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EAST HAMPTON, NY — HAMPTONS OBSERVATORY is pleased to present a free, virtual lecture by one of its Advisory Board members, Prof. Alan Rice, who will speak about the effects of simultaneous strikes by large meteors and what we might learn from them. The event will occur via Zoom on Thursday, July 21, 2022, from 7:00 – 8:00 PM, ET.

Registration is required for this free, virtual event:


We know about the kind of devastation that major meteor strikes can cause just by looking at what happened on February 15, 2013. On that date, a house-sized meteor entered Earth’s atmosphere and exploded about 14 miles above Chelyabinsk, Russia. The shock wave it generated blew out windows in an area of over 200 square miles, injuring about 1,600 people. Scientists have plucked more than 45,000 meteorites from the ice in Antarctica. Each of these “space rocks” carries a story about the composition of our solar system and the conditions that existed early in its development. It was recently estimated that as many as 300,000 more meteorites and their stories are still out on the ice waiting to be found. Prof. Alan Rice will tell us about the Antarctic meteors and what we can learn from them.

Hamptons Observatory’s Executive Director, Donna L. McCormick, said: “Meteors can reveal a lot about the universe around us, as well as have a significant effect on earth when they explode above us and their fragments rain down. Having worked in Antarctica and extensively studied meteors, we’re looking forward to all that Prof. Rice can teach us about the subject.”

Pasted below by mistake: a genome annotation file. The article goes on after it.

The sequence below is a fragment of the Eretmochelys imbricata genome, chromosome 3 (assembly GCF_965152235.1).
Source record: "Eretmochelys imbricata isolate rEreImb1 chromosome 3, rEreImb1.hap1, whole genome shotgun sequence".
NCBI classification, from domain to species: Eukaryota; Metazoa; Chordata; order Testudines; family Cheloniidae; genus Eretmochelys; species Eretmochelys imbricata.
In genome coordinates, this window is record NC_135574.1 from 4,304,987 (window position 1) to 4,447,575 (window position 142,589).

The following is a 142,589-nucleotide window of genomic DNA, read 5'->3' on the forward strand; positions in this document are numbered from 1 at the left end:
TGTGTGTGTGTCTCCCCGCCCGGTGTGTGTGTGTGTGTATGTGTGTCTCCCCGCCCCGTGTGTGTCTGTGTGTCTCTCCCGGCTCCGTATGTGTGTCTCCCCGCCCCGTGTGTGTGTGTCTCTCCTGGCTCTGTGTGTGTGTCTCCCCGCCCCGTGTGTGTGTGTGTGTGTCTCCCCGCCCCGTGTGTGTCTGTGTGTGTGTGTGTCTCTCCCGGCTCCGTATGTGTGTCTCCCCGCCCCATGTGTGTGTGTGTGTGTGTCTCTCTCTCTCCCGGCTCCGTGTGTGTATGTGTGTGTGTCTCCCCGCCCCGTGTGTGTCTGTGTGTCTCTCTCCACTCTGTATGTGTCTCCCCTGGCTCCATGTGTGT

Alan Rice, DESc, received his degree from Columbia University. He was a professor of geophysics, geology, sustainability, oceanography, physics and engineering in the Department of Earth and Climate Sciences, San Francisco State University. While working at Stony Brook University, and in the division of Earth and Planetary Sciences at the American Museum of Natural History (where he frequently collaborated with the Hayden Planetarium), he conducted research on the occurrence and consequences of multiple meteoric impacts in Antarctica. He has been an Advisory Board member of Hamptons Observatory since its inception.

Hamptons Observatory extends its appreciation to Prof. Rice for generously taking the time to share his expertise and to the John Jermain Memorial Library for its kind collaboration on this program.


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